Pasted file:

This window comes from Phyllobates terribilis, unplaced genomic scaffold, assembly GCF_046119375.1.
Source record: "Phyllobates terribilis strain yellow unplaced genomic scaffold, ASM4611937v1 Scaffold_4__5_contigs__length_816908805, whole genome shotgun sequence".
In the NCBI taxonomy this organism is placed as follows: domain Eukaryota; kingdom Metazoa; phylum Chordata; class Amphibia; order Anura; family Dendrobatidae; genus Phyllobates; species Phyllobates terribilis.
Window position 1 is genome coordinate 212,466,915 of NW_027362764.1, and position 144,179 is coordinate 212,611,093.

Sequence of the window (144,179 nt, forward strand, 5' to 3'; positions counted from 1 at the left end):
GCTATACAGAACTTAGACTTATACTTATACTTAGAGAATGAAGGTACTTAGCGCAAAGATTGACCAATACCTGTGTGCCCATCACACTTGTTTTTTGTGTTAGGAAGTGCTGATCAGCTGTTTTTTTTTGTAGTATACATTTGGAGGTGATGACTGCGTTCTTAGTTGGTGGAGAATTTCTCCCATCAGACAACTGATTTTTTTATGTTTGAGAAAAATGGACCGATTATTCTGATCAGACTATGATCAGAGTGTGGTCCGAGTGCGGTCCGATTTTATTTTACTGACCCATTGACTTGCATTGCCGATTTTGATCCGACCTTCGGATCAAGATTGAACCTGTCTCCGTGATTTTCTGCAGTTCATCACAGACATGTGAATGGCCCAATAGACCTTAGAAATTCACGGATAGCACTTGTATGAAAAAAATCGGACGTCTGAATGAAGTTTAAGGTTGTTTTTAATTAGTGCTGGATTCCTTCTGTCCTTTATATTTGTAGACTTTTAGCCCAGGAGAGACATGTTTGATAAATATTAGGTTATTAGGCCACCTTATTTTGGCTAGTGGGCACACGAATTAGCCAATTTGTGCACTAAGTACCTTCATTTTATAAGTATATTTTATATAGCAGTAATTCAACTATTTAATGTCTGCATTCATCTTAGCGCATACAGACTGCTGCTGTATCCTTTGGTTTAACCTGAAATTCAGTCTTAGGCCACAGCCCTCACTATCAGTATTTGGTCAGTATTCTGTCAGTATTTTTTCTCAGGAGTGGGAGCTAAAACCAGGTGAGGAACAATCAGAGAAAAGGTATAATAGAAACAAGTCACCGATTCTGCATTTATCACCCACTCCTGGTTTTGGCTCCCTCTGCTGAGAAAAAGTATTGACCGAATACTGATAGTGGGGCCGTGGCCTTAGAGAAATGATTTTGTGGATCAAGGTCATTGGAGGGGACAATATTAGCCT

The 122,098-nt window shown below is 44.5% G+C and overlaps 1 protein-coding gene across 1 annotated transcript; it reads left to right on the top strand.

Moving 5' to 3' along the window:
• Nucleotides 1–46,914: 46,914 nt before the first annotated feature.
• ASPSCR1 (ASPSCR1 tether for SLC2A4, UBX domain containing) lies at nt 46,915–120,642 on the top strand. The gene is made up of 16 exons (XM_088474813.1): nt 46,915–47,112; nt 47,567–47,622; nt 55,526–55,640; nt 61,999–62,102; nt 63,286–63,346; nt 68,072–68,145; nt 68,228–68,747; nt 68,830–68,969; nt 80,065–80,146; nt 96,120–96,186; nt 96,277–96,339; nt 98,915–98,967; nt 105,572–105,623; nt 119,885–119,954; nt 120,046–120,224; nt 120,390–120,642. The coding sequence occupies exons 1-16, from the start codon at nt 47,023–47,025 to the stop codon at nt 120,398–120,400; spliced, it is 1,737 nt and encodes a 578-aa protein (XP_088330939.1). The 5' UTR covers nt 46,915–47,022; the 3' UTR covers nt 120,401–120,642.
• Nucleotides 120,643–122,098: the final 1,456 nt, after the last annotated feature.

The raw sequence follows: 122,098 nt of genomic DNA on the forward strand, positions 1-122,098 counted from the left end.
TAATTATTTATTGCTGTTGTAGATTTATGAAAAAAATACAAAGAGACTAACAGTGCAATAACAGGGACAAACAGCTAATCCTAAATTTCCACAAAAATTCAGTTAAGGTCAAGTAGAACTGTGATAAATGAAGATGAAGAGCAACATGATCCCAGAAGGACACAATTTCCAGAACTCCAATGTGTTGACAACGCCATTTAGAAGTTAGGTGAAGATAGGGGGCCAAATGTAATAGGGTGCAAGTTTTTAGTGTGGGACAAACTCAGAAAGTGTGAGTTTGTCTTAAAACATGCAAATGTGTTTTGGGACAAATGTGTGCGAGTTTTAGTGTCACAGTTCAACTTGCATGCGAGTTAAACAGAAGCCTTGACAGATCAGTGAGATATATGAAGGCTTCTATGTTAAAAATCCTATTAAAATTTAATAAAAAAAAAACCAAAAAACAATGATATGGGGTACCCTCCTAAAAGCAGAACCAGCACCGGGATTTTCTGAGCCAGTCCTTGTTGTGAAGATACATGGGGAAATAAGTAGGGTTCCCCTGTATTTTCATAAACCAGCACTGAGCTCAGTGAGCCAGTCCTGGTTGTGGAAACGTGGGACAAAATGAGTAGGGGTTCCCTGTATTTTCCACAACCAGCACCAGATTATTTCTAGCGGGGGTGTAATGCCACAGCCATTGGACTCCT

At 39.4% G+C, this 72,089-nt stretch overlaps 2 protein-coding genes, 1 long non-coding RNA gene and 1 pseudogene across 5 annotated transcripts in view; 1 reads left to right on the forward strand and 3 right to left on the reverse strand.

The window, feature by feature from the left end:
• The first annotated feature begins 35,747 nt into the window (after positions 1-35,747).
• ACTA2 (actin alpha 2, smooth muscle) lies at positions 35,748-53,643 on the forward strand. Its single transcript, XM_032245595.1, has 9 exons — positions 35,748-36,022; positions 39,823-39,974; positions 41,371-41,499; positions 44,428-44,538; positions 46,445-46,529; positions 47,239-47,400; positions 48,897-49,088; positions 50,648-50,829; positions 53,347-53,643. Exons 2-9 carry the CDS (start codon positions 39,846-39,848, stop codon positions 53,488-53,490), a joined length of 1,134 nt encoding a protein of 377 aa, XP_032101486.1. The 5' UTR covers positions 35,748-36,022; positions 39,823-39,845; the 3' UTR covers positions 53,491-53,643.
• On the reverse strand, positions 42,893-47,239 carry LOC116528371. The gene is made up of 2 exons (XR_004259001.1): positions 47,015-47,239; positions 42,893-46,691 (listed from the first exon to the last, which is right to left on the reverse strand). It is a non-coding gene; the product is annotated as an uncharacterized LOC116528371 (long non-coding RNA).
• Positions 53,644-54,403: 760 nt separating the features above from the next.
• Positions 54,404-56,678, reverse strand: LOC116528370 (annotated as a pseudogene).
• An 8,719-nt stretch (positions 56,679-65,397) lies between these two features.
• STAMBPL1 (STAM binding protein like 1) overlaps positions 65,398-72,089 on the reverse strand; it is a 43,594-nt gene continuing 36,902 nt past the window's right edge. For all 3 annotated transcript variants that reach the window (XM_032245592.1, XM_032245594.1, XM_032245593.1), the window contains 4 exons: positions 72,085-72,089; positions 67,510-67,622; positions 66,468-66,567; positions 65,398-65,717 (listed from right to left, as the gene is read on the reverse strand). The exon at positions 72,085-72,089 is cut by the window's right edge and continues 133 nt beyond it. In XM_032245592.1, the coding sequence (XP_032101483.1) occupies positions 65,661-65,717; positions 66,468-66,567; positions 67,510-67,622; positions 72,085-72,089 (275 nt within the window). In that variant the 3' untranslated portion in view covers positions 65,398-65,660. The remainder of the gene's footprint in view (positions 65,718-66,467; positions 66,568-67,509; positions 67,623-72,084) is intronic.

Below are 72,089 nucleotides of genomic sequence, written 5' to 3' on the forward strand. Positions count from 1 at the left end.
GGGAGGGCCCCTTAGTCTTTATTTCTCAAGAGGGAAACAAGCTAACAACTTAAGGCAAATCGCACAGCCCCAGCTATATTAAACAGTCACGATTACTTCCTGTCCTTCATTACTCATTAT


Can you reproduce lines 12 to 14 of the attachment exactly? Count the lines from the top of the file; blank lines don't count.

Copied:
The raw sequence follows: 122,098 nt of genomic DNA on the forward strand, positions 1-122,098 counted from the left end.
TAATTATTTATTGCTGTTGTAGATTTATGAAAAAAATACAAAGAGACTAACAGTGCAATAACAGGGACAAACAGCTAATCCTAAATTTCCACAAAAATTCAGTTAAGGTCAAGTAGAACTGTGATAAATGAAGATGAAGAGCAACATGATCCCAGAAGGACACAATTTCCAGAACTCCAATGTGTTGACAACGCCATTTAGAAGTTAGGTGAAGATAGGGGGCCAAATGTAATAGGGTGCAAGTTTTTAGTGTGGGACAAACTCAGAAAGTGTGAGTTTGTCTTAAAACATGCAAATGTGTTTTGGGACAAATGTGTGCGAGTTTTAGTGTCACAGTTCAACTTGCATGCGAGTTAAACAGAAGCCTTGACAGATCAGTGAGATATATGAAGGCTTCTATGTTAAAAATCCTATTAAAATTTAATAAAAAAAAAACCAAAAAACAATGATATGGGGTACCCTCCTAAAAGCAGAACCAGCACCGGGATTTTCTGAGCCAGTCCTTGTTGTGAAGATACATGGGGAAATAAGTAGGGTTCCCCTGTATTTTCATAAACCAGCACTGAGCTCAGTGAGCCAGTCCTGGTTGTGGAAACGTGGGACAAAATGAGTAGGGGTTCCCTGTATTTTCCACAACCAGCACCAGATTATTTCTAGCGGGGGTGTAATGCCACAGCCATTGGACTCCT

At 39.4% G+C, this 72,089-nt stretch overlaps 2 protein-coding genes, 1 long non-coding RNA gene and 1 pseudogene across 5 annotated transcripts in view; 1 reads left to right on the forward strand and 3 right to left on the reverse strand.